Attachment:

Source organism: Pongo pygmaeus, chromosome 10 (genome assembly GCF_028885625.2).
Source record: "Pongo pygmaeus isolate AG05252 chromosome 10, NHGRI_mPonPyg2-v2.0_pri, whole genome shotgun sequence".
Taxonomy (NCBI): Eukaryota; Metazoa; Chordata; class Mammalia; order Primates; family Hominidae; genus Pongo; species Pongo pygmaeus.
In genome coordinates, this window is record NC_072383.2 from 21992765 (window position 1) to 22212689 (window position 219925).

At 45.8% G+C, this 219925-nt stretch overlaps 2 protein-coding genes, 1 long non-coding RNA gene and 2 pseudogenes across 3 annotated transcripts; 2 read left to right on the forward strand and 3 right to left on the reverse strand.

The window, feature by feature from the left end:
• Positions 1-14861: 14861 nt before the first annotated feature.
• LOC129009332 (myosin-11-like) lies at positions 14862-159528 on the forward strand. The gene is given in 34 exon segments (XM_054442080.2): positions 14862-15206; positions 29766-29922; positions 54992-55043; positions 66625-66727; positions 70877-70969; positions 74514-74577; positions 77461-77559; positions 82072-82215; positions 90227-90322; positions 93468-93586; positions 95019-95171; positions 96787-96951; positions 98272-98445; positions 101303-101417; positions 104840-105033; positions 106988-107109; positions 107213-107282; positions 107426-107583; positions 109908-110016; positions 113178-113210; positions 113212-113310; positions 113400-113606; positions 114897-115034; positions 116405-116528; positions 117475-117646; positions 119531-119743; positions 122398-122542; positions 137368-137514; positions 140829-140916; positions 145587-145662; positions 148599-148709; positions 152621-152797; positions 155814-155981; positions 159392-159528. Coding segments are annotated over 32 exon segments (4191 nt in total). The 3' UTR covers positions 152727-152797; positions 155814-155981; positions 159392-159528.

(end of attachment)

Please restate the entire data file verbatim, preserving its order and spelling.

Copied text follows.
Source organism: Pongo pygmaeus, chromosome 10 (genome assembly GCF_028885625.2).
Source record: "Pongo pygmaeus isolate AG05252 chromosome 10, NHGRI_mPonPyg2-v2.0_pri, whole genome shotgun sequence".
Taxonomy (NCBI): Eukaryota; Metazoa; Chordata; class Mammalia; order Primates; family Hominidae; genus Pongo; species Pongo pygmaeus.
In genome coordinates, this window is record NC_072383.2 from 21992765 (window position 1) to 22212689 (window position 219925).

At 45.8% G+C, this 219925-nt stretch overlaps 2 protein-coding genes, 1 long non-coding RNA gene and 2 pseudogenes across 3 annotated transcripts; 2 read left to right on the forward strand and 3 right to left on the reverse strand.

The window, feature by feature from the left end:
• Positions 1-14861: 14861 nt before the first annotated feature.
• LOC129009332 (myosin-11-like) lies at positions 14862-159528 on the forward strand. The gene is given in 34 exon segments (XM_054442080.2): positions 14862-15206; positions 29766-29922; positions 54992-55043; positions 66625-66727; positions 70877-70969; positions 74514-74577; positions 77461-77559; positions 82072-82215; positions 90227-90322; positions 93468-93586; positions 95019-95171; positions 96787-96951; positions 98272-98445; positions 101303-101417; positions 104840-105033; positions 106988-107109; positions 107213-107282; positions 107426-107583; positions 109908-110016; positions 113178-113210; positions 113212-113310; positions 113400-113606; positions 114897-115034; positions 116405-116528; positions 117475-117646; positions 119531-119743; positions 122398-122542; positions 137368-137514; positions 140829-140916; positions 145587-145662; positions 148599-148709; positions 152621-152797; positions 155814-155981; positions 159392-159528. Coding segments are annotated over 32 exon segments (4191 nt in total). The 3' UTR covers positions 152727-152797; positions 155814-155981; positions 159392-159528.